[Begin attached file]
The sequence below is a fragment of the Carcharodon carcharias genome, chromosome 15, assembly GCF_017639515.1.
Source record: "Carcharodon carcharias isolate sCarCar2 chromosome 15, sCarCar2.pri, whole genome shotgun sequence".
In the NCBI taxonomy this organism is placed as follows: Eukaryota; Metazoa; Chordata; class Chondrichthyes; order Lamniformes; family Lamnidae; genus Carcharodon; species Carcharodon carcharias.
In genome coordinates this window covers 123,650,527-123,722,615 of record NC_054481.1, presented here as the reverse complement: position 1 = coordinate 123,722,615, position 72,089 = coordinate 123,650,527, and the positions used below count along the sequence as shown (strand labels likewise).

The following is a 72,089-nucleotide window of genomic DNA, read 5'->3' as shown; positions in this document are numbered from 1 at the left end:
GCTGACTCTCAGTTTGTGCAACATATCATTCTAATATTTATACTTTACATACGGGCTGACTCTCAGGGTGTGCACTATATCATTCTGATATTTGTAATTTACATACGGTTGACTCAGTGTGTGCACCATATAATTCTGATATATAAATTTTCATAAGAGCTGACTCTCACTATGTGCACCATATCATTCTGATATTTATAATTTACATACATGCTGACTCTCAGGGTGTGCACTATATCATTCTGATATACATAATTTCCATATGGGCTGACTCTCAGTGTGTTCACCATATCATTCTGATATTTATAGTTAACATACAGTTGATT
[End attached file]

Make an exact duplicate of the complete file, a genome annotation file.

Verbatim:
The sequence below is a fragment of the Carcharodon carcharias genome, chromosome 15, assembly GCF_017639515.1.
Source record: "Carcharodon carcharias isolate sCarCar2 chromosome 15, sCarCar2.pri, whole genome shotgun sequence".
In the NCBI taxonomy this organism is placed as follows: Eukaryota; Metazoa; Chordata; class Chondrichthyes; order Lamniformes; family Lamnidae; genus Carcharodon; species Carcharodon carcharias.
In genome coordinates this window covers 123,650,527-123,722,615 of record NC_054481.1, presented here as the reverse complement: position 1 = coordinate 123,722,615, position 72,089 = coordinate 123,650,527, and the positions used below count along the sequence as shown (strand labels likewise).

The following is a 72,089-nucleotide window of genomic DNA, read 5'->3' as shown; positions in this document are numbered from 1 at the left end:
GCTGACTCTCAGTTTGTGCAACATATCATTCTAATATTTATACTTTACATACGGGCTGACTCTCAGGGTGTGCACTATATCATTCTGATATTTGTAATTTACATACGGTTGACTCAGTGTGTGCACCATATAATTCTGATATATAAATTTTCATAAGAGCTGACTCTCACTATGTGCACCATATCATTCTGATATTTATAATTTACATACATGCTGACTCTCAGGGTGTGCACTATATCATTCTGATATACATAATTTCCATATGGGCTGACTCTCAGTGTGTTCACCATATCATTCTGATATTTATAGTTAACATACAGTTGATT